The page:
OSAGE BEACH, Mo. – After two days of competition in the Toyota Series Presented by A.R.E. event on Lake of the Ozarks it’s pretty clear that local knowledge or preliminary homework – or a combo of both – have been the keys to success.
Taking the lead on Day 2 of the event, which is presented by Smart Digital, local Brock Reinkemeyer dropped back-to-back 21-pound bags to now sit with a decent lead over the rest of the Top 25 with his eyes on the biggest win of his career. But with the talent competing in Thursday’s championship round of the Plains Division Presented by Outlaw Ordnance, no lead is safe, especially when bags in the upper-20s are more than possible.
Here’s a look at the rest of the top pros looking to capture their first Toyota Series win.
After leading Day 1, Justin Miller slipped a bit on Day 2 and weighed 18 pounds, 1 ounce to put him 3-2 off of Reinkemeyer’s pace, which on this lake is nothing to bat an eye at.
“The fish acted different for me today,” said Miller. “Ninety percent of what I’m fishing is either brush piles, or bigger, busted up rock. The fish on the rock were nonexistent and the fish in the piles weren’t moving around as much and they were much tighter to the piles.
“When you could fire a school up, you could get a couple to bite, but then they shut off. I think the pressure has a tremendous amount to do with that right now.”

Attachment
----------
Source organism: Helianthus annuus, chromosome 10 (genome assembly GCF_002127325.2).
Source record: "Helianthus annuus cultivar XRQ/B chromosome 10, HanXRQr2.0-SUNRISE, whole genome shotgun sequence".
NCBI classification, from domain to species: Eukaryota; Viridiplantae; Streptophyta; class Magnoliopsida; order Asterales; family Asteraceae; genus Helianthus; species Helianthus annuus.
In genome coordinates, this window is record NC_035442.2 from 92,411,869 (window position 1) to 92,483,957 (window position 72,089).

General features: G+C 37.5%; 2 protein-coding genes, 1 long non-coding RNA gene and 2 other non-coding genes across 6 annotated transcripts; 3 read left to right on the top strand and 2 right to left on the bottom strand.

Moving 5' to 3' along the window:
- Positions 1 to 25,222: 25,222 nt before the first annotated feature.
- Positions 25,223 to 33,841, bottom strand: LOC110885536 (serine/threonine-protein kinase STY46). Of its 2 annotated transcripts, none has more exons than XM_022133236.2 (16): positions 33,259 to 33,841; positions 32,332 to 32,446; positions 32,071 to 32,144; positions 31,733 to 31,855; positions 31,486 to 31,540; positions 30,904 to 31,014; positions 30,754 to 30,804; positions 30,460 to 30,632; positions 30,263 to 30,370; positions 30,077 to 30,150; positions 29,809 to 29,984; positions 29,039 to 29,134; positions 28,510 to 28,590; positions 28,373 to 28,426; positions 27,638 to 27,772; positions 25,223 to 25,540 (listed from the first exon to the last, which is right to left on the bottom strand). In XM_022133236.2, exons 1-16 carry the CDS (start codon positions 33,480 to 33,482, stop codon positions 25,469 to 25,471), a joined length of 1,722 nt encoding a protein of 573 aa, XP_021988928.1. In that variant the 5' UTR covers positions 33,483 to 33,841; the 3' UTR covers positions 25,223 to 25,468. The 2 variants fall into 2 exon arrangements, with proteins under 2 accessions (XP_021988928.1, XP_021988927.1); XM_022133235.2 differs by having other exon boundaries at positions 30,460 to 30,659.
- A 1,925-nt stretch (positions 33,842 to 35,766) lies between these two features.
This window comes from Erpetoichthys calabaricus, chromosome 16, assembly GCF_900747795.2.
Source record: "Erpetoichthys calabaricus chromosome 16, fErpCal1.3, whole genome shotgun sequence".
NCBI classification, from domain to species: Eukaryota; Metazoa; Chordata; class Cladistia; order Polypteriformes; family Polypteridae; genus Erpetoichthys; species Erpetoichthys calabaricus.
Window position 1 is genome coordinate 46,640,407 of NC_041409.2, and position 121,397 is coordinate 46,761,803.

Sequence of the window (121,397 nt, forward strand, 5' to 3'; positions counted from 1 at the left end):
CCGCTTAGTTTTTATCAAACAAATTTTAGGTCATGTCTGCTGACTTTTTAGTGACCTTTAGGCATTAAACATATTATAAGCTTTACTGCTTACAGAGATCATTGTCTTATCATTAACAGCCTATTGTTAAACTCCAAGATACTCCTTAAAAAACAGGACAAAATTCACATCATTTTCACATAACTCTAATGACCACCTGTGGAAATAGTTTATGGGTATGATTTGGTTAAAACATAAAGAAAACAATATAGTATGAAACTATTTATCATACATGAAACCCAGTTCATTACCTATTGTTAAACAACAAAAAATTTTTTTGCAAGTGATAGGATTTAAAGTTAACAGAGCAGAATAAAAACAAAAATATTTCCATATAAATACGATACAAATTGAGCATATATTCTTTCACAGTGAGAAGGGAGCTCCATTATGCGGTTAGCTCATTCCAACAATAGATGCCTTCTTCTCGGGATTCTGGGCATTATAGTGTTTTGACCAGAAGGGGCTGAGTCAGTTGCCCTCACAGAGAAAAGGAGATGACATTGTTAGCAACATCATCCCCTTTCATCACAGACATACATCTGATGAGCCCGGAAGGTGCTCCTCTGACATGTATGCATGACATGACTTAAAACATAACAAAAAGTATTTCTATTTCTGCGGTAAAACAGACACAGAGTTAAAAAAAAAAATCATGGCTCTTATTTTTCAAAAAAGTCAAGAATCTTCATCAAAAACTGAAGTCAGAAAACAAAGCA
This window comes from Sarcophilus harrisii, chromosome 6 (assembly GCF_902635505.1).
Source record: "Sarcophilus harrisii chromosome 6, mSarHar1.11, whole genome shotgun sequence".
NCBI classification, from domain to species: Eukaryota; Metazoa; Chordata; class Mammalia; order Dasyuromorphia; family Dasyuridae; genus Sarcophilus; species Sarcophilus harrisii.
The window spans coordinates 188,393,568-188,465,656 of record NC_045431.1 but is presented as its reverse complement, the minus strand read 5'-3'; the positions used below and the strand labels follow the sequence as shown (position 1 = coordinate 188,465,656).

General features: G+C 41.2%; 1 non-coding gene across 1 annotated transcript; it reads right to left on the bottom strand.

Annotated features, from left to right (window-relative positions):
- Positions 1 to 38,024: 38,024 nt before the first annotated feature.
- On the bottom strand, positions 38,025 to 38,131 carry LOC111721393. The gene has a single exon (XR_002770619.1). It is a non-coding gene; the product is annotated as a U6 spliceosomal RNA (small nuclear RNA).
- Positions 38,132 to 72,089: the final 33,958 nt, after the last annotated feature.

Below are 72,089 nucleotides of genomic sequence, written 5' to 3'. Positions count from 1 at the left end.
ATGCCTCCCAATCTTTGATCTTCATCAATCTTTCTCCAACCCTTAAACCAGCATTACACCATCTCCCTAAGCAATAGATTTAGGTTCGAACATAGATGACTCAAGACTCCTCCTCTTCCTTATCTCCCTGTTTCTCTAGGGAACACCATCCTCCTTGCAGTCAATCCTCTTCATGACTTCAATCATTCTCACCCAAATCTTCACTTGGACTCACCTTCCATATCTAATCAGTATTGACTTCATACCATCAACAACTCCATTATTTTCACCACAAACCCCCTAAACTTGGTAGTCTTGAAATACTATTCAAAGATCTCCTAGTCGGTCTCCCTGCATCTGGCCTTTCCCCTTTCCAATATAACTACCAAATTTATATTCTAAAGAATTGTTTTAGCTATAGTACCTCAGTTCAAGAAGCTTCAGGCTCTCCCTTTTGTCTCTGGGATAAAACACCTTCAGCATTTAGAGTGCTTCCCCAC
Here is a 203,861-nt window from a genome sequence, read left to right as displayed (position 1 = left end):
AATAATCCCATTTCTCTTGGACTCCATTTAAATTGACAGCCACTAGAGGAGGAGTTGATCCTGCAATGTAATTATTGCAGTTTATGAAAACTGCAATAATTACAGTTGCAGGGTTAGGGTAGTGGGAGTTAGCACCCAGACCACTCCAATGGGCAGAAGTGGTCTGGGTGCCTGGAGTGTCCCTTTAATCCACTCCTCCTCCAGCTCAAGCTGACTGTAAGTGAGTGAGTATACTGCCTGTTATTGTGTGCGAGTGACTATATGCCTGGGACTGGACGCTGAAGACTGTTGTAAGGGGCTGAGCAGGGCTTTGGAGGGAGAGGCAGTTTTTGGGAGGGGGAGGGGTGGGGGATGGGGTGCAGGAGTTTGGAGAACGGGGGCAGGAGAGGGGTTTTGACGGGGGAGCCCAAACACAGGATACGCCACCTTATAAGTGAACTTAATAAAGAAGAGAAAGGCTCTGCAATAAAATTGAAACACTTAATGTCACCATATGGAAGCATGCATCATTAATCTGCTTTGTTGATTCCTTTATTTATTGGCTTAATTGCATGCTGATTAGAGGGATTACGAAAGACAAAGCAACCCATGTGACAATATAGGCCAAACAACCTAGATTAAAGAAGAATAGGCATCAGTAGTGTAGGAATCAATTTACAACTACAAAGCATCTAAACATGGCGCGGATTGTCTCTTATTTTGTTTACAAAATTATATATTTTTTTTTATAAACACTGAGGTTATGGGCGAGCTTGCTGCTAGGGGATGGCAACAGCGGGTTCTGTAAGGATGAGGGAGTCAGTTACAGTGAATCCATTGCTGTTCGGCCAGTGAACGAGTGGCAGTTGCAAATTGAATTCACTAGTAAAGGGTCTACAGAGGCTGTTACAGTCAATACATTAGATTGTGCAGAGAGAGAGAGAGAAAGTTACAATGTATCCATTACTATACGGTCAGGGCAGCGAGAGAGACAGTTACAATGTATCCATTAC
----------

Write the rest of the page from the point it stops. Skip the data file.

In order to counter some angler pressure, Miller had to become more mobile than he wanted.
“I had to run more of my rotation today, hitting places multiple times to catch the fish I did,” he said. “Yesterday I sat down on ‘em and caught ‘em by 10:30, but today was a grind. My sixth keeper, and I only caught six, came at about 1:30 today. It was right there on the cusp of being not a great day today.”
Despite a tougher day, Miller knows he’s around quality fish, and with a smaller field tomorrow, he’s hopeful that he will get his fish to fire again.
“The fish are very wary and more scattered out than I’ve seen them,” said Miller. “For the last three weeks they’ve been in tighter groups and you could really pinpoint them. But they’re really scattered out now, except the ones that are in the heart of the piles. But I can’t get a jig bite, everything I’m doing is a jerkbait or an A-rig.
“With all the transducers clicking, with all the big motors running through, it throws them off their bite windows,” Miller explained. “On Lake of the Ozarks there’s definitely bite windows. It may be 10 o’clock, it may be 9 o’clock, and if you don’t have that rotation down you’re not going to catch them. So with the pressure it throws those windows off. But I think with less people tomorrow we have potential to see several big sacks and it’s going to take a load to close it out tomorrow.”
Travis Harriman may be the lone Arkansas pro in the top five, but he put his time in leading up to this tournament and it’s paying off. Weighing 15-9 on Day 1, Harriman dropped the biggest bag of the tournament today – 21-11 – to put himself in contention.
“Coming into this tournament, I knew this is how it was going to go down,” said Harriman of fishing brush piles with forward-facing sonar. “So I figured if someone was going to win it that way, I was going to spend the time and gas money coming up here and putting the pre-practice in to find as much brush as I could.
“I’ve only fished this lake maybe 10 times before this event, but I spent 30 hours idling around on weekends leading up to this.”
Doing what most of the other top pros are doing, though with one minor difference, Harriman didn’t change much between yesterday and today.